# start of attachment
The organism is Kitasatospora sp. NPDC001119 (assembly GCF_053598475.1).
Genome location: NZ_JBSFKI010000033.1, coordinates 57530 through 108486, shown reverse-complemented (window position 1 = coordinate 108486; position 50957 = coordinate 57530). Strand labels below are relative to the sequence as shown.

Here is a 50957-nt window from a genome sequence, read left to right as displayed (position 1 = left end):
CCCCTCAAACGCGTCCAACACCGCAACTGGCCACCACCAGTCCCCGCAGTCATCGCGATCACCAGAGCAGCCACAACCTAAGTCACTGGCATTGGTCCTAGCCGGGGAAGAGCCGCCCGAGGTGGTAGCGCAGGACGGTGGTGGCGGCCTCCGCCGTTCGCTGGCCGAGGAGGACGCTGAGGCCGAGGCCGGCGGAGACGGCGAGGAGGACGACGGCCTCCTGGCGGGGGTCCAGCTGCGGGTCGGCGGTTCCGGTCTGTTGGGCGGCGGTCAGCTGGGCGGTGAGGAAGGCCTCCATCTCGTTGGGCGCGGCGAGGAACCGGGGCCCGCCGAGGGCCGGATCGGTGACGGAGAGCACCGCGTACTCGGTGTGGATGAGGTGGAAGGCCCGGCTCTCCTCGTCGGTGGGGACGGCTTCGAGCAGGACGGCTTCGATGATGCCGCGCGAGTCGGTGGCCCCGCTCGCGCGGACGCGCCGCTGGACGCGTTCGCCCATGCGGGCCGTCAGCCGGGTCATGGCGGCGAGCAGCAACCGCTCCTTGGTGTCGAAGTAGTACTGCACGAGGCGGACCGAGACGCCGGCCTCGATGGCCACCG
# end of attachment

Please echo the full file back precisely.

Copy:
The organism is Kitasatospora sp. NPDC001119 (assembly GCF_053598475.1).
Genome location: NZ_JBSFKI010000033.1, coordinates 57530 through 108486, shown reverse-complemented (window position 1 = coordinate 108486; position 50957 = coordinate 57530). Strand labels below are relative to the sequence as shown.

Here is a 50957-nt window from a genome sequence, read left to right as displayed (position 1 = left end):
CCCCTCAAACGCGTCCAACACCGCAACTGGCCACCACCAGTCCCCGCAGTCATCGCGATCACCAGAGCAGCCACAACCTAAGTCACTGGCATTGGTCCTAGCCGGGGAAGAGCCGCCCGAGGTGGTAGCGCAGGACGGTGGTGGCGGCCTCCGCCGTTCGCTGGCCGAGGAGGACGCTGAGGCCGAGGCCGGCGGAGACGGCGAGGAGGACGACGGCCTCCTGGCGGGGGTCCAGCTGCGGGTCGGCGGTTCCGGTCTGTTGGGCGGCGGTCAGCTGGGCGGTGAGGAAGGCCTCCATCTCGTTGGGCGCGGCGAGGAACCGGGGCCCGCCGAGGGCCGGATCGGTGACGGAGAGCACCGCGTACTCGGTGTGGATGAGGTGGAAGGCCCGGCTCTCCTCGTCGGTGGGGACGGCTTCGAGCAGGACGGCTTCGATGATGCCGCGCGAGTCGGTGGCCCCGCTCGCGCGGACGCGCCGCTGGACGCGTTCGCCCATGCGGGCCGTCAGCCGGGTCATGGCGGCGAGCAGCAACCGCTCCTTGGTGTCGAAGTAGTACTGCACGAGGCGGACCGAGACGCCGGCCTCGATGGCCACCG